The small clinical trials run so far have revealed that some people don't respond to vagal stimulation. It may be that testing could determine who will benefit from the treatment before people receive implants.
Despite the uncertainties, however, the field of electroceuticals is starting to gain momentum. Last October, the US National Institutes of Health announced a programme called Stimulating Peripheral Activity to Relieve Conditions (SPARC), which will provide US$238 million in funding until 2021 to support research updating the maps of neural circuitry in the thoracic and abdominal cavities.
The UK pharmaceutical company GlaxoSmithKline is also showing interest. It has invested in SetPoint, and it announced last year the formation of a joint venture with Google — called Galvani Bioelectronics — that will develop therapies for a range of conditions, including inflammatory diseases. Tak, who ran the rheumatoid-arthritis trial for Setpoint, joined GlaxoSmithKline in 2016.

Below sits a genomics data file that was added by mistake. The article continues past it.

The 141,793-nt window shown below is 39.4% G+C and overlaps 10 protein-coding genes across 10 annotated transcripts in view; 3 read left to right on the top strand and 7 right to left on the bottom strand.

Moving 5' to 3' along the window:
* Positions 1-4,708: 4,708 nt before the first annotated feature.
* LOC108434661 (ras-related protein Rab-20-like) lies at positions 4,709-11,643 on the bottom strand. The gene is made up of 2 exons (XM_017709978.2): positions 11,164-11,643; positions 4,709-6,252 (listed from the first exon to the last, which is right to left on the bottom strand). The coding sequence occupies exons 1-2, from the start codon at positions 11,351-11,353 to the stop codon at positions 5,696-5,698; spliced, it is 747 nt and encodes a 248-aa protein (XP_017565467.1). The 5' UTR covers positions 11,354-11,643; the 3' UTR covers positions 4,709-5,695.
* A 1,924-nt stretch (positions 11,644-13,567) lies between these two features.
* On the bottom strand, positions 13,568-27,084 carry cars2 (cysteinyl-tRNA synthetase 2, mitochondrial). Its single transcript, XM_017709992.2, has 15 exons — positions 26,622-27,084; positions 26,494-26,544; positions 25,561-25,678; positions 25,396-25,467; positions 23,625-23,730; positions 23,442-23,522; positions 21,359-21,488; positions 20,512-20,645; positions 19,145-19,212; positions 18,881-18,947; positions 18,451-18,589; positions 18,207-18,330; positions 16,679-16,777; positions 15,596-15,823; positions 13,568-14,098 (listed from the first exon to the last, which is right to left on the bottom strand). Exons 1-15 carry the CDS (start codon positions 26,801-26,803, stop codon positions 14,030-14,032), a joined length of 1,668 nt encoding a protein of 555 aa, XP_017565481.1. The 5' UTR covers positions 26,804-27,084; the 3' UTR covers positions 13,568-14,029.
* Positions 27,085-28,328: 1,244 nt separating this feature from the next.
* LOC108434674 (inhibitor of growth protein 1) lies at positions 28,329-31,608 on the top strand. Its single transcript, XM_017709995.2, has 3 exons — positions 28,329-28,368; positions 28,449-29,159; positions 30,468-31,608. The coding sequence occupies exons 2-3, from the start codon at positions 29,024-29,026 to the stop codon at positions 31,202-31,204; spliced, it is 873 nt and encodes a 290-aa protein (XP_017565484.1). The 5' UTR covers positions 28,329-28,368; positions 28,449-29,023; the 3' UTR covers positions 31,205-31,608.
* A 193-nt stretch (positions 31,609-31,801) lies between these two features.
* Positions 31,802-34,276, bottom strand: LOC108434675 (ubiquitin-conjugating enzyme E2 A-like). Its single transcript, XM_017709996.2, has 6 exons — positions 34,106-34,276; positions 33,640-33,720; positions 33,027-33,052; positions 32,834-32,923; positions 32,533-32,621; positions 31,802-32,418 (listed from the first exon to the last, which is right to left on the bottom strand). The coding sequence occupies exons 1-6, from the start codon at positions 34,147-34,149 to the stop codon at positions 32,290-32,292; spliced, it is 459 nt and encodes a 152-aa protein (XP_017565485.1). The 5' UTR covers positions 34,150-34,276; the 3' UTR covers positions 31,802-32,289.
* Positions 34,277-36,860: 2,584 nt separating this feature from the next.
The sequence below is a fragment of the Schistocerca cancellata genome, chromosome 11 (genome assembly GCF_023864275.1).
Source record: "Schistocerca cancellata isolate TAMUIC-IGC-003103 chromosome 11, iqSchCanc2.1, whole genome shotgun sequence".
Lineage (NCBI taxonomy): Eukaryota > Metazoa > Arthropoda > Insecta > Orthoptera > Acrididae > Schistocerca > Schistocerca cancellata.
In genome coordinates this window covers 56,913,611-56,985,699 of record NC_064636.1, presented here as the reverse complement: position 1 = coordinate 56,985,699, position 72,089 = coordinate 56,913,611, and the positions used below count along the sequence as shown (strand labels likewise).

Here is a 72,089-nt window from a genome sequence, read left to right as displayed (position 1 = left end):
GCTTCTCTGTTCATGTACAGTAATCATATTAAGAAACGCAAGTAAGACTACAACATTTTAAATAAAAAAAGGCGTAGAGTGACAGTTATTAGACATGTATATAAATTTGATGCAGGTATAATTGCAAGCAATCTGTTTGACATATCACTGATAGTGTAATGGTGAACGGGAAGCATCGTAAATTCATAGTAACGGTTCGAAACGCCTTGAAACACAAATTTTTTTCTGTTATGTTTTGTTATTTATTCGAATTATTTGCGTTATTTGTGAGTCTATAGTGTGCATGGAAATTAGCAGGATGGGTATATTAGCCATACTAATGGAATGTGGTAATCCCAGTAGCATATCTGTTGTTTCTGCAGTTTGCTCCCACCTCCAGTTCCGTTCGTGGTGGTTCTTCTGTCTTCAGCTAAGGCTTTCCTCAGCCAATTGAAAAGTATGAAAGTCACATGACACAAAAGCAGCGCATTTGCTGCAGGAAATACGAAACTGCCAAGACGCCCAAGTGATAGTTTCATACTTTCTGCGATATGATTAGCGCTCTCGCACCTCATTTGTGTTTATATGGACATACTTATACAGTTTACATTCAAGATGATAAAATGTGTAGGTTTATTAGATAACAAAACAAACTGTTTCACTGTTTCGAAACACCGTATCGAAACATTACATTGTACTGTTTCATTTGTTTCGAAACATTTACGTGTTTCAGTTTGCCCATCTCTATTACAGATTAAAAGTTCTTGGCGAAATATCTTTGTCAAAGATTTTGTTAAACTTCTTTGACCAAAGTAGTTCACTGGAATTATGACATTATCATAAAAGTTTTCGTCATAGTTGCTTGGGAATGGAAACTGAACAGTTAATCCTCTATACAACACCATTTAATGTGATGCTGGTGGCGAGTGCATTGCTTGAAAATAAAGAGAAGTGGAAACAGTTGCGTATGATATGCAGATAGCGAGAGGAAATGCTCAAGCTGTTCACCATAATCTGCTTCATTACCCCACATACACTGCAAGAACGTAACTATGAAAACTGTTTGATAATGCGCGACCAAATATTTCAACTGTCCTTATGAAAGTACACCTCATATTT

Whether vagus-nerve stimulation lives up to expectations remains to be seen. The number of people who have been treated so far is minuscule — just 25 individuals in 2 completed trials. And treatments often look promising in early trials such as these, but then flop in larger ones.
But people with autoimmune disorders are starting to take notice. Treatments for rheumatoid arthritis and Crohn's disease carry some risks, and they don't help everyone. Katrin was one of more than 1,000 people who inquired about the trial for vagal stimulation. "I had nothing else," she says. "I wanted it."
Source and images: Nature